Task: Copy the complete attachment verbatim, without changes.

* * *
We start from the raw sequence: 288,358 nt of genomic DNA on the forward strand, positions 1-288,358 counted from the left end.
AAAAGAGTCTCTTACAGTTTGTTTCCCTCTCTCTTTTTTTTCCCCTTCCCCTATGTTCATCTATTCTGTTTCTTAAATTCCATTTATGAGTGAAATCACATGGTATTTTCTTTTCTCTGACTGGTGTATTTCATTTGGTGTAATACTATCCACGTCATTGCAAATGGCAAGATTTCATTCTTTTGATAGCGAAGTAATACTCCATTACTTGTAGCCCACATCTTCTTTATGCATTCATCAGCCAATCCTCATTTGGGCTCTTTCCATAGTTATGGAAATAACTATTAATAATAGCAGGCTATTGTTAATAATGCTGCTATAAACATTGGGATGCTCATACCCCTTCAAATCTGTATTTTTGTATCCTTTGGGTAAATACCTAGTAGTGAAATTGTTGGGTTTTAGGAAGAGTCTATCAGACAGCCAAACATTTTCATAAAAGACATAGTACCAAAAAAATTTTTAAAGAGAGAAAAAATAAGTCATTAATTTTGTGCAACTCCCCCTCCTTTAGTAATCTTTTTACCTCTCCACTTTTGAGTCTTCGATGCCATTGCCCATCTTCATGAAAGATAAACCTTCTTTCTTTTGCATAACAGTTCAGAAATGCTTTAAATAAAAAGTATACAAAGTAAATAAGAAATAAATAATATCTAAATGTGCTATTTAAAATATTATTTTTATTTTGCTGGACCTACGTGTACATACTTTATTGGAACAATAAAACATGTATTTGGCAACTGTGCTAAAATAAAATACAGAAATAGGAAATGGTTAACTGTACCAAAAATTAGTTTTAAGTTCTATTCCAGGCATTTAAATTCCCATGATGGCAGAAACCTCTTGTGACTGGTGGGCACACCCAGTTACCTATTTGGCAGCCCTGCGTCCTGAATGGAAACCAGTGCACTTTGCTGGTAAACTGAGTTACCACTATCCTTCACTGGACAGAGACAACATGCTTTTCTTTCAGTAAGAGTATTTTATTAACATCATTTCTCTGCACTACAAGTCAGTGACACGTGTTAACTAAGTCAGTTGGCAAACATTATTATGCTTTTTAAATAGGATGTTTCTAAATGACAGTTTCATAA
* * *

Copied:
We start from the raw sequence: 288,358 nt of genomic DNA on the forward strand, positions 1-288,358 counted from the left end.
AAAAGAGTCTCTTACAGTTTGTTTCCCTCTCTCTTTTTTTTCCCCTTCCCCTATGTTCATCTATTCTGTTTCTTAAATTCCATTTATGAGTGAAATCACATGGTATTTTCTTTTCTCTGACTGGTGTATTTCATTTGGTGTAATACTATCCACGTCATTGCAAATGGCAAGATTTCATTCTTTTGATAGCGAAGTAATACTCCATTACTTGTAGCCCACATCTTCTTTATGCATTCATCAGCCAATCCTCATTTGGGCTCTTTCCATAGTTATGGAAATAACTATTAATAATAGCAGGCTATTGTTAATAATGCTGCTATAAACATTGGGATGCTCATACCCCTTCAAATCTGTATTTTTGTATCCTTTGGGTAAATACCTAGTAGTGAAATTGTTGGGTTTTAGGAAGAGTCTATCAGACAGCCAAACATTTTCATAAAAGACATAGTACCAAAAAAATTTTTAAAGAGAGAAAAAATAAGTCATTAATTTTGTGCAACTCCCCCTCCTTTAGTAATCTTTTTACCTCTCCACTTTTGAGTCTTCGATGCCATTGCCCATCTTCATGAAAGATAAACCTTCTTTCTTTTGCATAACAGTTCAGAAATGCTTTAAATAAAAAGTATACAAAGTAAATAAGAAATAAATAATATCTAAATGTGCTATTTAAAATATTATTTTTATTTTGCTGGACCTACGTGTACATACTTTATTGGAACAATAAAACATGTATTTGGCAACTGTGCTAAAATAAAATACAGAAATAGGAAATGGTTAACTGTACCAAAAATTAGTTTTAAGTTCTATTCCAGGCATTTAAATTCCCATGATGGCAGAAACCTCTTGTGACTGGTGGGCACACCCAGTTACCTATTTGGCAGCCCTGCGTCCTGAATGGAAACCAGTGCACTTTGCTGGTAAACTGAGTTACCACTATCCTTCACTGGACAGAGACAACATGCTTTTCTTTCAGTAAGAGTATTTTATTAACATCATTTCTCTGCACTACAAGTCAGTGACACGTGTTAACTAAGTCAGTTGGCAAACATTATTATGCTTTTTAAATAGGATGTTTCTAAATGACAGTTTCATAA